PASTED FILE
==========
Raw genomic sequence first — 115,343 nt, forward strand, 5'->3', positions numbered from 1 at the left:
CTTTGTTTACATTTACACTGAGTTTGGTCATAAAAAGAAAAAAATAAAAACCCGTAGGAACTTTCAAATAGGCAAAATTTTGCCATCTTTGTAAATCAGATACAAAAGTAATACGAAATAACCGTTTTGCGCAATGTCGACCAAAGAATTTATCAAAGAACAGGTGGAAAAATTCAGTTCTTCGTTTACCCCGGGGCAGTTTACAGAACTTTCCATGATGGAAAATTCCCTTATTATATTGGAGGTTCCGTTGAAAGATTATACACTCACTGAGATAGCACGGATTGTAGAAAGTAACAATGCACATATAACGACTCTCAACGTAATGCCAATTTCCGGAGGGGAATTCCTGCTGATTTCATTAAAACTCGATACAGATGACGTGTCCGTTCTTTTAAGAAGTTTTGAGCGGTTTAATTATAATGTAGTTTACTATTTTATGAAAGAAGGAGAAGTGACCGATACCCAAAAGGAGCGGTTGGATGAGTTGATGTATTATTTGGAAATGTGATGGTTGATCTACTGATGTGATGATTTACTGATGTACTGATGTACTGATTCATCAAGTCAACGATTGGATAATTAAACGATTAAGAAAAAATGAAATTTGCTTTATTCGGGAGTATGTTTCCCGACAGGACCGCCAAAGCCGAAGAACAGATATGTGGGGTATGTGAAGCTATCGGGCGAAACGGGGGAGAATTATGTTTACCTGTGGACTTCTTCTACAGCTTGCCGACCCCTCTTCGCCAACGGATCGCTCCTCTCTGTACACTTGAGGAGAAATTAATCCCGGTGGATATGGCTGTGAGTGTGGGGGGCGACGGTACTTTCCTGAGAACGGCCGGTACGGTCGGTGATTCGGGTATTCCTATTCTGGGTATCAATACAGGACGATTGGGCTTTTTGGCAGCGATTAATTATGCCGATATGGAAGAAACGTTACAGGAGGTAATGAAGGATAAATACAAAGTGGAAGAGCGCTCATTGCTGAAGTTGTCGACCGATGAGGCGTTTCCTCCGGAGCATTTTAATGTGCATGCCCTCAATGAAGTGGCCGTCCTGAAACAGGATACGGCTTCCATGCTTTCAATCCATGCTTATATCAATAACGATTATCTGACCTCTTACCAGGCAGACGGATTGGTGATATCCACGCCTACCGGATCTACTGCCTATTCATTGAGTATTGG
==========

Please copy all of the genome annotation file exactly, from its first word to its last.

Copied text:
Raw genomic sequence first — 115,343 nt, forward strand, 5'->3', positions numbered from 1 at the left:
CTTTGTTTACATTTACACTGAGTTTGGTCATAAAAAGAAAAAAATAAAAACCCGTAGGAACTTTCAAATAGGCAAAATTTTGCCATCTTTGTAAATCAGATACAAAAGTAATACGAAATAACCGTTTTGCGCAATGTCGACCAAAGAATTTATCAAAGAACAGGTGGAAAAATTCAGTTCTTCGTTTACCCCGGGGCAGTTTACAGAACTTTCCATGATGGAAAATTCCCTTATTATATTGGAGGTTCCGTTGAAAGATTATACACTCACTGAGATAGCACGGATTGTAGAAAGTAACAATGCACATATAACGACTCTCAACGTAATGCCAATTTCCGGAGGGGAATTCCTGCTGATTTCATTAAAACTCGATACAGATGACGTGTCCGTTCTTTTAAGAAGTTTTGAGCGGTTTAATTATAATGTAGTTTACTATTTTATGAAAGAAGGAGAAGTGACCGATACCCAAAAGGAGCGGTTGGATGAGTTGATGTATTATTTGGAAATGTGATGGTTGATCTACTGATGTGATGATTTACTGATGTACTGATGTACTGATTCATCAAGTCAACGATTGGATAATTAAACGATTAAGAAAAAATGAAATTTGCTTTATTCGGGAGTATGTTTCCCGACAGGACCGCCAAAGCCGAAGAACAGATATGTGGGGTATGTGAAGCTATCGGGCGAAACGGGGGAGAATTATGTTTACCTGTGGACTTCTTCTACAGCTTGCCGACCCCTCTTCGCCAACGGATCGCTCCTCTCTGTACACTTGAGGAGAAATTAATCCCGGTGGATATGGCTGTGAGTGTGGGGGGCGACGGTACTTTCCTGAGAACGGCCGGTACGGTCGGTGATTCGGGTATTCCTATTCTGGGTATCAATACAGGACGATTGGGCTTTTTGGCAGCGATTAATTATGCCGATATGGAAGAAACGTTACAGGAGGTAATGAAGGATAAATACAAAGTGGAAGAGCGCTCATTGCTGAAGTTGTCGACCGATGAGGCGTTTCCTCCGGAGCATTTTAATGTGCATGCCCTCAATGAAGTGGCCGTCCTGAAACAGGATACGGCTTCCATGCTTTCAATCCATGCTTATATCAATAACGATTATCTGACCTCTTACCAGGCAGACGGATTGGTGATATCCACGCCTACCGGATCTACTGCCTATTCATTGAGTATTGG